Artichokes - How To Cook and Eat Artichokes
How To Cook Artichokes - How To Eat Artichokes - How To Purchase Artichokes - Artichoke Etiquette


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Author Linda Stradley
Article by Linda Stradley of What's Cooking America.
 


Learn about the History and Legends of Artichokes and also check out these easy to prepare and so delicious Artichoke Recipes.

Learn how to purchase, cook, and eat fresh artichokes using these simple and very easy instructions. Artichokes might seem a little intimidating if no one has shown you how to prepare and eat them. Did you know that there is an etiquette to eating artichokes? Don't worry, they are very easy to eat properly. Just follow my easy instructions.

When fresh artichokes are in season, I could eat them everyday. This simple preparation is my favorite way to serve them. Artichokes are beautiful to look at and also make an impressive starter for your dinner party. Instead of butter for dipping, I use an mayonnaise and mustard dip (see recipe below).


Artichoke Facts:

The artichoke is a perennial vegetable in the thistle group of the sunflower family and is believed to be a native of the Mediterranean and the Canary Islands.

The "vegetable" that we eat is actually the plant's flower bud. If allowed to flower, the blossoms measure up to seven inches in diameter and are a beautiful violet-blue color. There are more than 140 artichoke varieties but less than 40 are grown commercially. In full growth, the plant spreads to cover an area about six feet in diameter and reaches a height of three to four feet. Artichokes are available twelve months a year with the peak season in the spring and fall.

Artichoke fields are maintained in perennial culture for five to ten years. Each cropping cycle is initiated by "cutting back" the tops of the plants several inches below the soil surface to stimulate development of new shoots. The operation called "stumping," is timed to regulate the new harvest season.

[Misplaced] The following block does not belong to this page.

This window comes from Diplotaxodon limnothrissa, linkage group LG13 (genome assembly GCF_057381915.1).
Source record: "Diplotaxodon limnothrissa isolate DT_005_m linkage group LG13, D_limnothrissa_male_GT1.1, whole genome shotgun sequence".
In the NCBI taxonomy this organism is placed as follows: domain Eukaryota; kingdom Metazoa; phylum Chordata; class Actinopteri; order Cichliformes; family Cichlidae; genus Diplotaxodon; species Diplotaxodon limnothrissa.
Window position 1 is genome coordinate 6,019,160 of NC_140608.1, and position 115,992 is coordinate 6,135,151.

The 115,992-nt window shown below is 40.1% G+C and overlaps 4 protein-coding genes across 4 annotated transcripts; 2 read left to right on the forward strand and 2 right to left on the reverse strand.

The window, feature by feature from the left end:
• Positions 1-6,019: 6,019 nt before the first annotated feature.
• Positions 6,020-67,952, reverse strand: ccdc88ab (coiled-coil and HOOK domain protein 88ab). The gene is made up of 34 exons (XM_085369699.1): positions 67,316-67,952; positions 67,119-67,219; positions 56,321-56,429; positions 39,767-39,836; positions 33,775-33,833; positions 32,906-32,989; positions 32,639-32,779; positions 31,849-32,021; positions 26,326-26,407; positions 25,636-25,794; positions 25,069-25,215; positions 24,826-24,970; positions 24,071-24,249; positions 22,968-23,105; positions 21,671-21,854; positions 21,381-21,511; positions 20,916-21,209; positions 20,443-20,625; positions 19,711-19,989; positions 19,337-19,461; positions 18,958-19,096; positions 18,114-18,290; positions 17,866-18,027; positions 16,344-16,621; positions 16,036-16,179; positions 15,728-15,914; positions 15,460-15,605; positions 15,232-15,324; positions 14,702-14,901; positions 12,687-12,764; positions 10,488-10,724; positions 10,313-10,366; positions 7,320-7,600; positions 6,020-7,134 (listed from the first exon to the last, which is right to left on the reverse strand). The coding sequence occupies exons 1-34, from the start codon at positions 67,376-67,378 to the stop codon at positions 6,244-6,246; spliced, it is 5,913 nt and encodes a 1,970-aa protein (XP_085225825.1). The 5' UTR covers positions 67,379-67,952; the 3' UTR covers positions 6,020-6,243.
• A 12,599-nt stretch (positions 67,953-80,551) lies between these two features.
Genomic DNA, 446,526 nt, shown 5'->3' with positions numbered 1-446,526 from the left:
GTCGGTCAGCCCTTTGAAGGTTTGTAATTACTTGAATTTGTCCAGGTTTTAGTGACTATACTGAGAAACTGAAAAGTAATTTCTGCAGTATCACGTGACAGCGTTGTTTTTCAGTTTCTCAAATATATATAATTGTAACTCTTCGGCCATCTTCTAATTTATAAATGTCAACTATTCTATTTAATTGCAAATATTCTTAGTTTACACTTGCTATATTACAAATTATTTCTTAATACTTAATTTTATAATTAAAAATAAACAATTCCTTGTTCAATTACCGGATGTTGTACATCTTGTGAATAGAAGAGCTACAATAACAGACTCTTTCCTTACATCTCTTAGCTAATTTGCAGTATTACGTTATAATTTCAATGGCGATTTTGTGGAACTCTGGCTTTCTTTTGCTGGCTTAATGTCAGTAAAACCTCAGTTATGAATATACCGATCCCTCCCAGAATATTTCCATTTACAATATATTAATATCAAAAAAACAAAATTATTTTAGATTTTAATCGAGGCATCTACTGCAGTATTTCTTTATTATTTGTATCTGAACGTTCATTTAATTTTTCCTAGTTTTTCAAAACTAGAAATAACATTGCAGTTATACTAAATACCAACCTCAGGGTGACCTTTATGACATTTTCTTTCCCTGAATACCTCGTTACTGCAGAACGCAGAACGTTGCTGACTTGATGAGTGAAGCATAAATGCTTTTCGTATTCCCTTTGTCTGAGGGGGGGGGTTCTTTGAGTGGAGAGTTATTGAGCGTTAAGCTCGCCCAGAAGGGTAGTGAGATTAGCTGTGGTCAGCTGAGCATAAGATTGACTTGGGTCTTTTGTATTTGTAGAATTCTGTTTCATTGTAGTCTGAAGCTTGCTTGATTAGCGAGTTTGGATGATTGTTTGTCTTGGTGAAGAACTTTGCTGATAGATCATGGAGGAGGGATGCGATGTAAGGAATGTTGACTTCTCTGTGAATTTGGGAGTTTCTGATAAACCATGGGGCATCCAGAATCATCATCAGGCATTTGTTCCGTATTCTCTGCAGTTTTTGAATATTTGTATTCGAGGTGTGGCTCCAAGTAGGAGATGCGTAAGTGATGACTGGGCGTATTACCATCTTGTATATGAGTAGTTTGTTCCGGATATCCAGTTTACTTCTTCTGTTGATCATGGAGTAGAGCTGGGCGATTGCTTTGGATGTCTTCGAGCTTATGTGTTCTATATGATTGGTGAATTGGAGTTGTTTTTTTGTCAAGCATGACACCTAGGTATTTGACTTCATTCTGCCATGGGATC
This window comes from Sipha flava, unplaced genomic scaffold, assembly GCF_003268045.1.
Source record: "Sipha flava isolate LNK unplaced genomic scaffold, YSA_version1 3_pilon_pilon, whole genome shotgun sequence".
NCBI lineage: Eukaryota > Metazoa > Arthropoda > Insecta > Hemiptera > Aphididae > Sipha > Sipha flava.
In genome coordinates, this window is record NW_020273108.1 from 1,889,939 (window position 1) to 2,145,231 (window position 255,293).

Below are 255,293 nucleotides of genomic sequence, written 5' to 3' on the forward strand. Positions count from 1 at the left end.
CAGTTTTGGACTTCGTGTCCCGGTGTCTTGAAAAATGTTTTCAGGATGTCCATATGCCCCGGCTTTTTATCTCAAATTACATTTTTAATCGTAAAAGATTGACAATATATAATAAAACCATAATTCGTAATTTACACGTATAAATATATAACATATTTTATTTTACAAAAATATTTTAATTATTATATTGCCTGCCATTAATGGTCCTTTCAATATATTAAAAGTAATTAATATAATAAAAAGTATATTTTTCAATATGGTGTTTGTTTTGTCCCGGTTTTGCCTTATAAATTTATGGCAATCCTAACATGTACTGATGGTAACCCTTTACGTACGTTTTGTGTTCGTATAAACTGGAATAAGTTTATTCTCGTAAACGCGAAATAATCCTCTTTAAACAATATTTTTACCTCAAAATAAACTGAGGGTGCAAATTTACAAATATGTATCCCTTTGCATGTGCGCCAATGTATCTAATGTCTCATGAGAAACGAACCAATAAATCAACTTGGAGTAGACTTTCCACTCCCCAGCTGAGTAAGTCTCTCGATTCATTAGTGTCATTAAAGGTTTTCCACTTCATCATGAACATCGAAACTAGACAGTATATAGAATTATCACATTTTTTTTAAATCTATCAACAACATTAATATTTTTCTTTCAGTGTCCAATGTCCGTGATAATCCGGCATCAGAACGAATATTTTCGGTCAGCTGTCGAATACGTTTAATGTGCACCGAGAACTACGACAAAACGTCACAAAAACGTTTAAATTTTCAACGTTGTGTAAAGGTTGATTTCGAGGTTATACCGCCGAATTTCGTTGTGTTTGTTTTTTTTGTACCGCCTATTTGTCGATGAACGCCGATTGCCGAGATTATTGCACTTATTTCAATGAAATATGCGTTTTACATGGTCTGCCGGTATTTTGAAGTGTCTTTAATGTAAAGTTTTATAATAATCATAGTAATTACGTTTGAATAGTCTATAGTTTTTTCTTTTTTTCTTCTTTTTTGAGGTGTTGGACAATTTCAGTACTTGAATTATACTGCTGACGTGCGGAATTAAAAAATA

Today most artichokes grown worldwide are cultivated in France, Italy, and Spain, while California provides nearly 100 percent of the United States crop. In fact, one hundred percent of all artichokes grown commercially in the United States are grown in California.

Also learn about the History and Legends of Artichokes and also check out Artichoke Recipes.

 



Large Whole ArtichokePurchasing Artichokes:

One medium to large artichoke will yield approximately 2 ounces of edible flesh.

If the artichoke feels heavy for its size and squeaks when squeezed, you have found a fresh artichoke.

Select artichoke globes that are deep green, with a tight leaf formation, and those that feel heavy for their size. A good test of freshness is to press the leaves against each other which should produce a squeaking sound. Browning of the tips can indicate age, but can also indicate frost damage.